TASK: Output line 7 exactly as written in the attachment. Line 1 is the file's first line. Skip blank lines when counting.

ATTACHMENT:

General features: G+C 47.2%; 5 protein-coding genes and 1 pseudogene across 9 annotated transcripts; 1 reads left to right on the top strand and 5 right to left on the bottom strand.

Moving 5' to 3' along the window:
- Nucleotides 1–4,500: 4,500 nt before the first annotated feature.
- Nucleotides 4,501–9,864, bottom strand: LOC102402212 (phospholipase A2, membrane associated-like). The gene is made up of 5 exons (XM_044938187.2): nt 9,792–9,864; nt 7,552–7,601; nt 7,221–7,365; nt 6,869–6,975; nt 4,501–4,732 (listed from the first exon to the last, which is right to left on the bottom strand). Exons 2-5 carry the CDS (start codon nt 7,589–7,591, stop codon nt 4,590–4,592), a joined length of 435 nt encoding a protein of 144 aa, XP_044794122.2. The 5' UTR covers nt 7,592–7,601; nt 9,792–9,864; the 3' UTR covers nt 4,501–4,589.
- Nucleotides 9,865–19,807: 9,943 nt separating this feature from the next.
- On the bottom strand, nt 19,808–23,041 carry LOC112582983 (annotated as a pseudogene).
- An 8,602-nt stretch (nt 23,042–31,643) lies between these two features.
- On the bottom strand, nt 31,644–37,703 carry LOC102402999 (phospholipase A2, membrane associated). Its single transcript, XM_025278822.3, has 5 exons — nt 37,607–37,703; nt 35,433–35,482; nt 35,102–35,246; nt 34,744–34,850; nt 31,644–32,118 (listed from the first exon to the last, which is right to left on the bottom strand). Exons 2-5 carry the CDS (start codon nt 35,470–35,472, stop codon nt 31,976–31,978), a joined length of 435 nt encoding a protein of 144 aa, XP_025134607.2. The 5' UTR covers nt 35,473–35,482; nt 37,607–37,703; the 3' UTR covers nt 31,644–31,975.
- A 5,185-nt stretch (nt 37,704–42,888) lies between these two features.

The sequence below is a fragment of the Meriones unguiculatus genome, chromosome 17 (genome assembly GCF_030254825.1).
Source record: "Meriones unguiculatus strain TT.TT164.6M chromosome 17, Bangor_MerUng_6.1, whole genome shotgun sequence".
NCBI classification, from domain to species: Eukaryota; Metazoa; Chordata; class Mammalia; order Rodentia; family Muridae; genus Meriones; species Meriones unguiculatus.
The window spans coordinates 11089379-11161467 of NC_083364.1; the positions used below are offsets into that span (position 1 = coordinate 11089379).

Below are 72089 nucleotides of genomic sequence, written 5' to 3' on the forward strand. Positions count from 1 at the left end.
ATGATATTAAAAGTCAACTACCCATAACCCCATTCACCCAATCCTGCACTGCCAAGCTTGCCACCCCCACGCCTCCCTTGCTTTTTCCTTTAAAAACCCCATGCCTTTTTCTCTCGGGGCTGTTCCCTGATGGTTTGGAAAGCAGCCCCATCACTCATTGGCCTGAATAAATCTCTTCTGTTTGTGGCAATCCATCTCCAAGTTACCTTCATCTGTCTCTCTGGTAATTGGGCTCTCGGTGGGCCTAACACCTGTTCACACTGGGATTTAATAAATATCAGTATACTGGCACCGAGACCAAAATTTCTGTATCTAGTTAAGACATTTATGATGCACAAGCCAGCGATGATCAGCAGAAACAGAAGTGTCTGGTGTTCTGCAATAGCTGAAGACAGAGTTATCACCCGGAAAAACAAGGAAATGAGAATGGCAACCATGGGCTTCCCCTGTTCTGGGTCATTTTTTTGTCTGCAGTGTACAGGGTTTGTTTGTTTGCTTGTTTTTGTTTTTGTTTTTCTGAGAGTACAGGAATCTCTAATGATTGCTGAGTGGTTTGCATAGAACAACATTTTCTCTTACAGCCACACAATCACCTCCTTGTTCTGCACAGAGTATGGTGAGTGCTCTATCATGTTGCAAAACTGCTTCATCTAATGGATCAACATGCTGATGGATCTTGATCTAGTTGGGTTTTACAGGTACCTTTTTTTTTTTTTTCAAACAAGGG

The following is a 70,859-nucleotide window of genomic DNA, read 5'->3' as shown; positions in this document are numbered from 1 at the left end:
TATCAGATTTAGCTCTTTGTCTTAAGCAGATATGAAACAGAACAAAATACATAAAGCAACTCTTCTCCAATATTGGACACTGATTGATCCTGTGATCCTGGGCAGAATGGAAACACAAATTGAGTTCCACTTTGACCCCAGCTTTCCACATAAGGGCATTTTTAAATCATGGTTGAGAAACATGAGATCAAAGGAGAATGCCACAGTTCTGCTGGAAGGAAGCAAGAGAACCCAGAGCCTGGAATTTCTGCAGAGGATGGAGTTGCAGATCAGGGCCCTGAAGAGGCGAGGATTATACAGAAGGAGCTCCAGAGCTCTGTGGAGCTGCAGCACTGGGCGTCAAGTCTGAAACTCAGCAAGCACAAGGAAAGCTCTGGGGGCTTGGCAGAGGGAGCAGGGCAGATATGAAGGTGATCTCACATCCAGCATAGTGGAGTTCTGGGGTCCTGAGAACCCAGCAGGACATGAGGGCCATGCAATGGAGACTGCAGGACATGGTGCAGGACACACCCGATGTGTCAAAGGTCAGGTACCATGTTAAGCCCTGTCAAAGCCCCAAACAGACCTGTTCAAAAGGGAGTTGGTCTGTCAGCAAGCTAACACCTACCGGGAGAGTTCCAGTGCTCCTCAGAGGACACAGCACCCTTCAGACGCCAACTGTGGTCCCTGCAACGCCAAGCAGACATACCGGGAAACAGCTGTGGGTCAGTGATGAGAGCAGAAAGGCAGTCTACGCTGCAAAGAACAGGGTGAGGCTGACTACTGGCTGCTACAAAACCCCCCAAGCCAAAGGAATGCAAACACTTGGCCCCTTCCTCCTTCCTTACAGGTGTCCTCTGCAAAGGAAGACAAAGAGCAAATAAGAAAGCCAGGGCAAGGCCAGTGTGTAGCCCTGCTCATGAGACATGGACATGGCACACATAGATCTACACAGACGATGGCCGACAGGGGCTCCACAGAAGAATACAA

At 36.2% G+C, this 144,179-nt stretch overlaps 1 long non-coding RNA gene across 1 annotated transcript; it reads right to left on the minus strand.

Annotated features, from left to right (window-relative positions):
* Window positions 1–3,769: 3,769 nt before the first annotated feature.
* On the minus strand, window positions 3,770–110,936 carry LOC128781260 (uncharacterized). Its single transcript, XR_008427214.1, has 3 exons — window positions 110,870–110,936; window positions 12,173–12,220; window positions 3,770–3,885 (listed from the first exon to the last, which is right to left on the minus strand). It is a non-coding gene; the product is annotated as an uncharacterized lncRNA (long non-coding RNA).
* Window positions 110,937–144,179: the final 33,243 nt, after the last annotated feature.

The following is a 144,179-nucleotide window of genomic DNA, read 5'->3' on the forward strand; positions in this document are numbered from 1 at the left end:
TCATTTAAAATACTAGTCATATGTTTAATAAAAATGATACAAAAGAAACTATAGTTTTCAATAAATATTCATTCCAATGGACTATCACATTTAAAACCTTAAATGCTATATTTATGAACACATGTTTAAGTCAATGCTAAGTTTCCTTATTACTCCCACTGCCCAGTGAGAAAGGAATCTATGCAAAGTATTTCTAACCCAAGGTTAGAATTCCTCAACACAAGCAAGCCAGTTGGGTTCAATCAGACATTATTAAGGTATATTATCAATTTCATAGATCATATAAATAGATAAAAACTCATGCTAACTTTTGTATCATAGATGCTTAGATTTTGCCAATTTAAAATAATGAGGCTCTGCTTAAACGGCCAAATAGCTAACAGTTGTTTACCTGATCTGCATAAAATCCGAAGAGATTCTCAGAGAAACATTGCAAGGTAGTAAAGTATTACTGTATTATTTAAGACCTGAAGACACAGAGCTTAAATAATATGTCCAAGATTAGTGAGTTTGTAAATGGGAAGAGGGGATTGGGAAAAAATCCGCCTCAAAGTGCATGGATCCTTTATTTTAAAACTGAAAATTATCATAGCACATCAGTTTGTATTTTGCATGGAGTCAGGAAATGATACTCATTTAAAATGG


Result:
- An 8,602-nt stretch (nt 23,042–31,643) lies between these two features.